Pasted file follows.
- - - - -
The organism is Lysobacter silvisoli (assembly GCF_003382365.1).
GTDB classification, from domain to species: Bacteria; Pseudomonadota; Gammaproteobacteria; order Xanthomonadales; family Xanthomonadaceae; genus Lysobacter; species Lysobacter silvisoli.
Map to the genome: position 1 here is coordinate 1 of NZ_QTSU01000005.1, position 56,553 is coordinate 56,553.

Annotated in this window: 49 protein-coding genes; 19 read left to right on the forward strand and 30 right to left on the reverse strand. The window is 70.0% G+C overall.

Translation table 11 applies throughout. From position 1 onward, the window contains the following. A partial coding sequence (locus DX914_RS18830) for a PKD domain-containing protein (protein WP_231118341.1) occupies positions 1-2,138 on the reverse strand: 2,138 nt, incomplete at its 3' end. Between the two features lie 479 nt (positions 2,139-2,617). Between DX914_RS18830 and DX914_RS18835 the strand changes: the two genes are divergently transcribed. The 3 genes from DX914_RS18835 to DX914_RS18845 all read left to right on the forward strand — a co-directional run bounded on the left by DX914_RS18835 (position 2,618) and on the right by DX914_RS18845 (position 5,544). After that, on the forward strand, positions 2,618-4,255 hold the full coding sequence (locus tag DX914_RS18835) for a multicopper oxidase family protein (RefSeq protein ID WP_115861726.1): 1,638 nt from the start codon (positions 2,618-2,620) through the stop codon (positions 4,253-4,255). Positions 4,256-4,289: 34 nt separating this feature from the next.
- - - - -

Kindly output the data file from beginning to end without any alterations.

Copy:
The organism is Lysobacter silvisoli (assembly GCF_003382365.1).
GTDB classification, from domain to species: Bacteria; Pseudomonadota; Gammaproteobacteria; order Xanthomonadales; family Xanthomonadaceae; genus Lysobacter; species Lysobacter silvisoli.
Map to the genome: position 1 here is coordinate 1 of NZ_QTSU01000005.1, position 56,553 is coordinate 56,553.

Annotated in this window: 49 protein-coding genes; 19 read left to right on the forward strand and 30 right to left on the reverse strand. The window is 70.0% G+C overall.

Translation table 11 applies throughout. From position 1 onward, the window contains the following. A partial coding sequence (locus DX914_RS18830) for a PKD domain-containing protein (protein WP_231118341.1) occupies positions 1-2,138 on the reverse strand: 2,138 nt, incomplete at its 3' end. Between the two features lie 479 nt (positions 2,139-2,617). Between DX914_RS18830 and DX914_RS18835 the strand changes: the two genes are divergently transcribed. The 3 genes from DX914_RS18835 to DX914_RS18845 all read left to right on the forward strand — a co-directional run bounded on the left by DX914_RS18835 (position 2,618) and on the right by DX914_RS18845 (position 5,544). After that, on the forward strand, positions 2,618-4,255 hold the full coding sequence (locus tag DX914_RS18835) for a multicopper oxidase family protein (RefSeq protein ID WP_115861726.1): 1,638 nt from the start codon (positions 2,618-2,620) through the stop codon (positions 4,253-4,255). Positions 4,256-4,289: 34 nt separating this feature from the next.